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School Project Help.

Discussion in 'General Electronics Discussion' started by ozgunoral, Dec 8, 2012.

  1. ozgunoral

    ozgunoral

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    0
    Dec 7, 2012
    Hello,

    I need a little advise for a little project.

    I need to build a smart(with automatic gain control) amplifier with the following characteristic:

    When the output voltage swing exceeds an external limit set by the user (Vref), amplifier decreases its gain such that the output voltage swing remains aroud Vref.

    The circuit is supposed to be operating up to 20 kHz and maximum gain should be 40.
    Supply voltages are +5 and -5 volts.
    Min Vref=100mV and maximum deviation can be 5%.

    Thank you for your help.
     
  2. KrisBlueNZ

    KrisBlueNZ Sadly passed away in 2015

    8,393
    1,266
    Nov 28, 2011
    Hi again,

    Have a look at the LM13700. Data sheet is here: http://www.ti.com/lit/ds/symlink/lm13700.pdf

    It's a dual operational transconductance amplifier that can be used as a variable-gain amplifier. It can operate from +/- 5V. You need to monitor the peak-to-peak amplitude at the output (using a full-wave "ideal diode" circuit - Google it) and smoothing capacitor, compare it to the external voltage, and use the result to control the gain.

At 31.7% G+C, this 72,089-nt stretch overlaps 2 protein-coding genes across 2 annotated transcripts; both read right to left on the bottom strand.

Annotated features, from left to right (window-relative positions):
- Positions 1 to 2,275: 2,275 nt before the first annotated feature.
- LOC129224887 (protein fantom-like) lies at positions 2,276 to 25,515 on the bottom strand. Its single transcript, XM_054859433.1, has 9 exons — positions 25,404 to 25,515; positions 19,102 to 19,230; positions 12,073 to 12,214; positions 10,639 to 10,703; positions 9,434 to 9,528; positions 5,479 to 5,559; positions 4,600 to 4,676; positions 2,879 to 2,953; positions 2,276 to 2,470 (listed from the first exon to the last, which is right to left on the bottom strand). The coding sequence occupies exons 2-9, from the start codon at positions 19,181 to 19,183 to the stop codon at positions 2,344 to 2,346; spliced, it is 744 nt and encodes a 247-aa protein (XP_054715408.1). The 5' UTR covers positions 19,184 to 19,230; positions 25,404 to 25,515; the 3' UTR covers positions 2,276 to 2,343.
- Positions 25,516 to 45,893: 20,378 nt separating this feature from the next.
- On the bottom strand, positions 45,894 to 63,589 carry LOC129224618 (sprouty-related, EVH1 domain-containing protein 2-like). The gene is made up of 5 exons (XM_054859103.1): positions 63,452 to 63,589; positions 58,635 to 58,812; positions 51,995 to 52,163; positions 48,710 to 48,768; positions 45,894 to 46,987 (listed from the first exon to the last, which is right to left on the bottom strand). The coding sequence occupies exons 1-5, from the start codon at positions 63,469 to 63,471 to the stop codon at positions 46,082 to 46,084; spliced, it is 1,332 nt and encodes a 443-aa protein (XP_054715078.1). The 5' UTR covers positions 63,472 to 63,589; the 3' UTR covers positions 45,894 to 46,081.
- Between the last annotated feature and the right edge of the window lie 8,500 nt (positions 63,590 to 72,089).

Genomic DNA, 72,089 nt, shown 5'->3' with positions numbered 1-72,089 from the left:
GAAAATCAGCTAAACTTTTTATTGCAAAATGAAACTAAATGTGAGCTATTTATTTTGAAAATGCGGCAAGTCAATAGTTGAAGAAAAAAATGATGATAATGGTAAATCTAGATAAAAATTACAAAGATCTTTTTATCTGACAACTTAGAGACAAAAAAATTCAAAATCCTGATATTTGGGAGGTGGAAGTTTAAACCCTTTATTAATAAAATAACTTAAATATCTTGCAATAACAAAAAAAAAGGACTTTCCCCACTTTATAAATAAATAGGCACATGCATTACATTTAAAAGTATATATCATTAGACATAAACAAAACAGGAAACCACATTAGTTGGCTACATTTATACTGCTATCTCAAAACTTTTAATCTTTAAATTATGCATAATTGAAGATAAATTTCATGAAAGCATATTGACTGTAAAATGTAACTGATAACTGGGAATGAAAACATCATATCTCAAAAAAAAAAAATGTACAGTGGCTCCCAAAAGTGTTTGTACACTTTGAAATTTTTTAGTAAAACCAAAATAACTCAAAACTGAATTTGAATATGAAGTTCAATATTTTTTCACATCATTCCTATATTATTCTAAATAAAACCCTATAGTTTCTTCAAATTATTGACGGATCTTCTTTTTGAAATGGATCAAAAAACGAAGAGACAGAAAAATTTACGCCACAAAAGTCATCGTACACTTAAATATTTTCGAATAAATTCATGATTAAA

You'll need to be careful with the control loop response, so it responds fairly quickly to an overload but not so quickly that it overshoots. There is a delay in the response of the amplitude detector, because of the capacitor. Its response following an increasing amplitude and its response following a decreasing amplitude are set independently. You'll need to do some testing. I created some waveforms with sudden changes in amplitude and burnt them onto a CD. Then you can use a portable CD player as your test signal generator!

    Edit: Actually you may not need the ideal diode. Just compare the instantaneous output voltage to the reference voltage, and a negative reference voltage derived using an op-amp, and while it exceeds the reference, gradually charge a capacitor that causes the gain to ramp down. Ramp the gain back up at a slower rate by discharging the capacitor through a higher resistance.
     
  3. ozgunoral

    ozgunoral

    7
    0
    Dec 7, 2012
    Thank you I've saved the document and your response to a folder and shared with my partner.

    There are also bonus points for designs that don't have opamps but transistors only. Is there any chance that you have any ideas?

    And I think yours is the perfect solution but we are expected to make more primitive designs so that we can show our knowledge of the basic components.
     
  4. KrisBlueNZ

    KrisBlueNZ Sadly passed away in 2015

    8,393
    1,266
    Nov 28, 2011
    Well, you can use a depletion-mode JFET as a variable resistance to provide adjustable attenuation, or you can use an LDR with an LED. And you can make an op-amp or a comparator from a long-tailed pair.
     
  5. BobK

    BobK

    7,642
    1,662
    Jan 5, 2010
    If I remember correctly, a long tailed pair with an variable current source on the emitters works as a variable gain amplifier.

    Bob
     
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